Greenpeace invades nuclear power plant in Belgium

Press release - 1 July, 2002

Around forty Greenpeace activists enter the Doel nuclear power plant in Belgium protesting against the renewable energy discrimination by the Belgian government.

Greenpeace activists today invaded a nuclear power plant in Belgium as part of the Rainbow Warrior's Choose Positive Energy North Sea Tour. Forty volunteers entered the Doel nuclear power plant of in Belgium at 5.30 this morning. Ten activists climbed the 170m cooling tower and unfolded a banner reading "Stop nuclear power". At 9.00am Greenpeace's flagship, the Rainbow Warrior II, anchored in the Scheld River, where the nuclear power plant is located, just at the end of water pipelines taking water for the cooling of the nuclear plant. Another 35m long banner has been attached to the Rainbow Warrior reading "Go wind, Stop Nuclear". Three 3m high symbolic wind turbines have been attached to pylons offshore the nuclear plant as well. Greenpeace is demanding the replacement of dirty electricity sources like nuclear power by renewable energy sources.

The offshore wind potential in the North Sea is more than double the total electricity production of the North Sea countries. According to Greenpeace, it is all too clear that wind energy has a tremendous potential, as proven by many studies ( . Within one generation, offshore wind can provide one third of the needs of countries bordering the North Sea: Denmark, Germany, Belgium, United Kingdom, and the Netherlands. A recent study, published on demand from the UK Prime Minister Tony Blair, concludes that wind energy is actually cheaper than nuclear power.

"Nuclear power prevents the large-scale development of renewable energy in many countries," said Jan Van de Putte, head of the Greenpeace energy campaign in Belgium. "Nuclear power benefits from several advantages (limited liability in case of accident, subsidies for research, free access to the grid) that actually form unfair competition within the electricity market. Greenpeace, promoting a large-scale development of renewables, wants to put an end to these unacceptable privileges."

The Belgian parliament will debate in coming weeks the draft law on nuclear phase-out which would limit the operating license for nuclear reactors to a lifetime of 40 years, thereby forcing a closure of three oldest reactors in 2015 and four of the second generation in 2025.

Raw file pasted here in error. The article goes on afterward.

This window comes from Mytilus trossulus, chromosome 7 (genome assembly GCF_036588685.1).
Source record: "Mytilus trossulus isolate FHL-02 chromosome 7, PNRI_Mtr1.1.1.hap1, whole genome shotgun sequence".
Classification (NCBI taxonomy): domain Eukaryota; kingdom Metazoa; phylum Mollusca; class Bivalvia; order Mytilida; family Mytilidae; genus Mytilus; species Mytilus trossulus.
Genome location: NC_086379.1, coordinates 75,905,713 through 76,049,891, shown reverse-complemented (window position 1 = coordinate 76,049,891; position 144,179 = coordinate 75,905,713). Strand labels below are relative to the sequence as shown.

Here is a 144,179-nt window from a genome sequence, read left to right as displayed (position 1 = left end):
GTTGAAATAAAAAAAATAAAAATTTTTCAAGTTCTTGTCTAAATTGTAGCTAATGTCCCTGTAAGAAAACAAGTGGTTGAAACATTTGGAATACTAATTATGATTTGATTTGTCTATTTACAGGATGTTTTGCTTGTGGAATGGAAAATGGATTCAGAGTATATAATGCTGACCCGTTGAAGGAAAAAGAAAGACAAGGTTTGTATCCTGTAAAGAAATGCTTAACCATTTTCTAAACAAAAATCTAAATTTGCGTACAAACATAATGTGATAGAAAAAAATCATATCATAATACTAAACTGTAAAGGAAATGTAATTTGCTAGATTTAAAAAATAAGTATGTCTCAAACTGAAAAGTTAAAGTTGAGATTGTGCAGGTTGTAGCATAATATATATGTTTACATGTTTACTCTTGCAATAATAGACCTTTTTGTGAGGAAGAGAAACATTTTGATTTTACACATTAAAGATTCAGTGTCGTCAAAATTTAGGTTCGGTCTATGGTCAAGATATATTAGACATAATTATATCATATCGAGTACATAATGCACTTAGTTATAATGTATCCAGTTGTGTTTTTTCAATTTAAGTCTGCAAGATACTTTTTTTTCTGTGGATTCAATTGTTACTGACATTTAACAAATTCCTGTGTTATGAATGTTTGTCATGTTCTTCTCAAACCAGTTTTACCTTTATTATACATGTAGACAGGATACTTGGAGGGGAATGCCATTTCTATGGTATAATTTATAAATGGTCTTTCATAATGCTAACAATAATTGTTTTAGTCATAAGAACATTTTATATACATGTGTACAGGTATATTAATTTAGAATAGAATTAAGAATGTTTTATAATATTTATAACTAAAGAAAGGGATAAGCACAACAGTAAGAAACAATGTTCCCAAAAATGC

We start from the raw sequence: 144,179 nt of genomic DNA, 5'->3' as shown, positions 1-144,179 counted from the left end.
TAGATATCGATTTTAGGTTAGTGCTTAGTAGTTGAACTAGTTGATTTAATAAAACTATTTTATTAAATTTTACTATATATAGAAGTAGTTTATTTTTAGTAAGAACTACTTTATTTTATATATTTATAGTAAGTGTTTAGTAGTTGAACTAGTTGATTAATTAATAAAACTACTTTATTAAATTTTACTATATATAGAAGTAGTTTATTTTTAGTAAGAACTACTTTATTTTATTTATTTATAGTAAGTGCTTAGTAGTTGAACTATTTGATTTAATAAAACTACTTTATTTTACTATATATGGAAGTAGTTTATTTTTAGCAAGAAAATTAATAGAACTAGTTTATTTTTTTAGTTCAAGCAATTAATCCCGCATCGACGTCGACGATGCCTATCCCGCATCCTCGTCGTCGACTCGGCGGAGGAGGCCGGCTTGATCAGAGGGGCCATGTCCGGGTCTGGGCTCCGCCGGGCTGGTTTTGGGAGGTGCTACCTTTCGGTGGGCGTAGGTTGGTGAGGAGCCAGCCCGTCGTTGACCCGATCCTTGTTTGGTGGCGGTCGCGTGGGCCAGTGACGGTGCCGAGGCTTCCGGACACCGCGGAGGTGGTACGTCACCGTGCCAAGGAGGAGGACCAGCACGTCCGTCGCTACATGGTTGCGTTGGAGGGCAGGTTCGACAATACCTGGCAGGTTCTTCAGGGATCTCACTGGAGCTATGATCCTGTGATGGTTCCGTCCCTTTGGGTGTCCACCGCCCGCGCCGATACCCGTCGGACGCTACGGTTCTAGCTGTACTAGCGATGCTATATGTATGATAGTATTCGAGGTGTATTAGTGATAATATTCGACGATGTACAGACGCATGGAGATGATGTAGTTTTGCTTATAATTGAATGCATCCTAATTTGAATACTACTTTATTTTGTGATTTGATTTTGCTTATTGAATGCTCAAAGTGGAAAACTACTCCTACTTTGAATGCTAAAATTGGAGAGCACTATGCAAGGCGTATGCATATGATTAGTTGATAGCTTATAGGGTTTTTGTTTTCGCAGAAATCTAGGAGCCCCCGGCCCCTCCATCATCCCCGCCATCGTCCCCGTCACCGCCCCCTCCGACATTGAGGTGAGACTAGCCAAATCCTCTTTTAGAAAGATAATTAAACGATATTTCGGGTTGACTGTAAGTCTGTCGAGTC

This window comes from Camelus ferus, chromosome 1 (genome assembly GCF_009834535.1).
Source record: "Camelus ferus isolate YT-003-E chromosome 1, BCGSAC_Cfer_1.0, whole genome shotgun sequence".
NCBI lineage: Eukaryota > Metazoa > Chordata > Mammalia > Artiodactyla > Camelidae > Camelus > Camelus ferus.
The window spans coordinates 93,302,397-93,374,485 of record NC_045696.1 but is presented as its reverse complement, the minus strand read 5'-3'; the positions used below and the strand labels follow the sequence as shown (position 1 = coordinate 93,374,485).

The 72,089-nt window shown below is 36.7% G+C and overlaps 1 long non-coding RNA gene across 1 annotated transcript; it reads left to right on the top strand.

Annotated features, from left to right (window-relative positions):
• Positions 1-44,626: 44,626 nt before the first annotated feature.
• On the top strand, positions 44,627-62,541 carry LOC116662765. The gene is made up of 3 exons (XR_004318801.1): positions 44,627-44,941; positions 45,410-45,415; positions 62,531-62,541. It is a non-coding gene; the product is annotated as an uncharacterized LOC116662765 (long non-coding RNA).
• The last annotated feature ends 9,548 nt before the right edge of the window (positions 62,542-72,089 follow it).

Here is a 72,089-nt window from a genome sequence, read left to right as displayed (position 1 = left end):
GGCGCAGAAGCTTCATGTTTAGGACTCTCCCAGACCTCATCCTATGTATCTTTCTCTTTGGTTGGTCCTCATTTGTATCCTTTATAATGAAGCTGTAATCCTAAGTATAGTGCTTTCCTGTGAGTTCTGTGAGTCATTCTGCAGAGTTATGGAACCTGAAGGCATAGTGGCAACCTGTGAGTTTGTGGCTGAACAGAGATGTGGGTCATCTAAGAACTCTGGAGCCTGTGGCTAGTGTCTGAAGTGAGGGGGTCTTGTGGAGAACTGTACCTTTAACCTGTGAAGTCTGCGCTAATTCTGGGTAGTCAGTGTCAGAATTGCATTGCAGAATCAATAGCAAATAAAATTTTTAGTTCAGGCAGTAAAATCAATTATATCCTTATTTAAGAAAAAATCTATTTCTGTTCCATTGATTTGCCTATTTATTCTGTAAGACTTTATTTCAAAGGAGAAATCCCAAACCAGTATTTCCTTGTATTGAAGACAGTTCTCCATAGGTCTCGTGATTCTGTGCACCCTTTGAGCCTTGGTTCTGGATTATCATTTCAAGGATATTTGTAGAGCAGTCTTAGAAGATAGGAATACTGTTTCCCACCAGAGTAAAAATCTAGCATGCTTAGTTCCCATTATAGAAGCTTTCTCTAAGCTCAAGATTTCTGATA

At the same time, Greenpeace urges the Belgium parliament and the government to implement a real energy policy ensuring that the alternative be ready for the nuclear phase-out. Priority access should be given to renewable energy and cogeneration (combined heat and power).

"The fact is that wind energy in now cheaper than nuclear," said Van de Putte. "This means that along with cogeneration and energy efficiency, the alternative to nuclear energy is available. It also means that it would be foolish to keep these dangerous reactors working for 23 years. Members of the Belgium parliament, about to vote on the law, have to take their responsibility with respect to future generations and put an end to the obstacles in the way of renewable energies."

In the lead up to the Earth Summit in Johannesburg in August, the Rainbow Warrior, is undertaking a "Choose Positive Energy Tour" around the North Sea to support the development of renewable energy around the world. Next month the Arctic Sunrise will begin the second leg of the Choose Positive Energy tour in South East Asia. The ship will be visiting the Philippines and Thailand where communities there are rejecting dirty old-fashioned energy technology like coal fired power stations, and demanding clean renewable energy to fill the growing demand in the region.

This activity is part of Greenpeace's Countdown to the Johannesburg Earth Summit, August 26th to September 6th. Greenpeace is campaigning for governments to take the lead in global sustainability, and stop abdicating their responsibilities to corporations for protection of the planet.

Notes: Documents on the development of wind power are to be found on', among others a document comparing the cost of wind power and the cost of nuclear power.